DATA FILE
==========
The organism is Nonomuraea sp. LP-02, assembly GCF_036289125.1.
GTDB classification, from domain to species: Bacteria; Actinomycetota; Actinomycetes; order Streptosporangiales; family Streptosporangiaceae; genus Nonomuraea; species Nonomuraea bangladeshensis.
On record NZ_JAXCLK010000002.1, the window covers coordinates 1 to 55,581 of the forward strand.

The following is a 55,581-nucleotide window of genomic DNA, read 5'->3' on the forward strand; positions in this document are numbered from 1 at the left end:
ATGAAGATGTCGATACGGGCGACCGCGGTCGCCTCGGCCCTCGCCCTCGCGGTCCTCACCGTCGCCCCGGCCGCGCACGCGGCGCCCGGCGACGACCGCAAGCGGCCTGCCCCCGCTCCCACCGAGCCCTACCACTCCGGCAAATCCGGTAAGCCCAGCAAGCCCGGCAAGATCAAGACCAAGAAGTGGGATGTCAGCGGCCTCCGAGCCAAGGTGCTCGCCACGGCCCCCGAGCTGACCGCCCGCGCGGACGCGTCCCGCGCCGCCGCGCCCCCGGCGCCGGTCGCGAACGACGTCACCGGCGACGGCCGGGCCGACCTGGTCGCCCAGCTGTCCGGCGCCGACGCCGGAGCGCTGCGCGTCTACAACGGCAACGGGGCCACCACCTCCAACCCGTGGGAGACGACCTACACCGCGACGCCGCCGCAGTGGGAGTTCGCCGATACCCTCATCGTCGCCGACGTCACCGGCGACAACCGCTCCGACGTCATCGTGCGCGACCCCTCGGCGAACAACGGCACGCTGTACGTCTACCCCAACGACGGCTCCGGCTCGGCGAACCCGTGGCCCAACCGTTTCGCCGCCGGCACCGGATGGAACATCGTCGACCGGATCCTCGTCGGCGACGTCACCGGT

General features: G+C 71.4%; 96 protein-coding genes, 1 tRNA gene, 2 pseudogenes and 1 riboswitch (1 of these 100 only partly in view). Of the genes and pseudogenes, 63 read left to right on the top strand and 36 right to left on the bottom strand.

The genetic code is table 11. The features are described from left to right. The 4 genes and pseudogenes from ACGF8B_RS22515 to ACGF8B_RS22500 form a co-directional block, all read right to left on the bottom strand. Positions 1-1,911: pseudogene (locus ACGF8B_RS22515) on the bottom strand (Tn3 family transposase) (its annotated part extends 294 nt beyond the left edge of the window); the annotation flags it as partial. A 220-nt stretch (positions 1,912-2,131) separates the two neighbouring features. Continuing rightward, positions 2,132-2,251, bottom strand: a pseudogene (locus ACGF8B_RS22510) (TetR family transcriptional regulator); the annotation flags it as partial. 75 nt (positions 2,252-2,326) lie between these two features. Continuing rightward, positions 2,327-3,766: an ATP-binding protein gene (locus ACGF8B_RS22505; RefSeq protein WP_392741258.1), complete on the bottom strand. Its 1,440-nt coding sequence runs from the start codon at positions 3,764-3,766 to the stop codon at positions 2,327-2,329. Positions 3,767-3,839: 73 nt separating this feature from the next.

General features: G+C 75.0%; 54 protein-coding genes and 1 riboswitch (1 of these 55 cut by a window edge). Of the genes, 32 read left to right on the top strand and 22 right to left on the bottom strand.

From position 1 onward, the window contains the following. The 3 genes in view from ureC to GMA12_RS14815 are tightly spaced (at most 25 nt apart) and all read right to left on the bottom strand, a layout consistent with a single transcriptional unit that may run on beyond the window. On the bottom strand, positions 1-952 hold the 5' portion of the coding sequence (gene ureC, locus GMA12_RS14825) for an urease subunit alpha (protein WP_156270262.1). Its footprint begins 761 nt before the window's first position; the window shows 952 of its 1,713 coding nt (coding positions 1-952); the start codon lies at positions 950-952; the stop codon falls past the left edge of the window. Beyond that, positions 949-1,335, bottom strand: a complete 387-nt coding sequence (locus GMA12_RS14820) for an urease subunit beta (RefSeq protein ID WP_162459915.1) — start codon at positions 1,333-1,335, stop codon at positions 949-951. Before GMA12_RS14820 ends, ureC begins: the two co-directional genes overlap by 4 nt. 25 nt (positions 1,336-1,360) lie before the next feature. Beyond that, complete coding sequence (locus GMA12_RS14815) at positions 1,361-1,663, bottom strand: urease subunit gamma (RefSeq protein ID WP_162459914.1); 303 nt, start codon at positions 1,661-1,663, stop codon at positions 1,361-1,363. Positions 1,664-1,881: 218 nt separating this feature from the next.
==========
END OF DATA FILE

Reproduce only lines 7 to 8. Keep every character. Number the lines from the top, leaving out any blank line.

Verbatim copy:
The genetic code is table 11. The features are described from left to right. The 4 genes and pseudogenes from ACGF8B_RS22515 to ACGF8B_RS22500 form a co-directional block, all read right to left on the bottom strand. Positions 1-1,911: pseudogene (locus ACGF8B_RS22515) on the bottom strand (Tn3 family transposase) (its annotated part extends 294 nt beyond the left edge of the window); the annotation flags it as partial. A 220-nt stretch (positions 1,912-2,131) separates the two neighbouring features. Continuing rightward, positions 2,132-2,251, bottom strand: a pseudogene (locus ACGF8B_RS22510) (TetR family transcriptional regulator); the annotation flags it as partial. 75 nt (positions 2,252-2,326) lie between these two features. Continuing rightward, positions 2,327-3,766: an ATP-binding protein gene (locus ACGF8B_RS22505; RefSeq protein WP_392741258.1), complete on the bottom strand. Its 1,440-nt coding sequence runs from the start codon at positions 3,764-3,766 to the stop codon at positions 2,327-2,329. Positions 3,767-3,839: 73 nt separating this feature from the next.

General features: G+C 75.0%; 54 protein-coding genes and 1 riboswitch (1 of these 55 cut by a window edge). Of the genes, 32 read left to right on the top strand and 22 right to left on the bottom strand.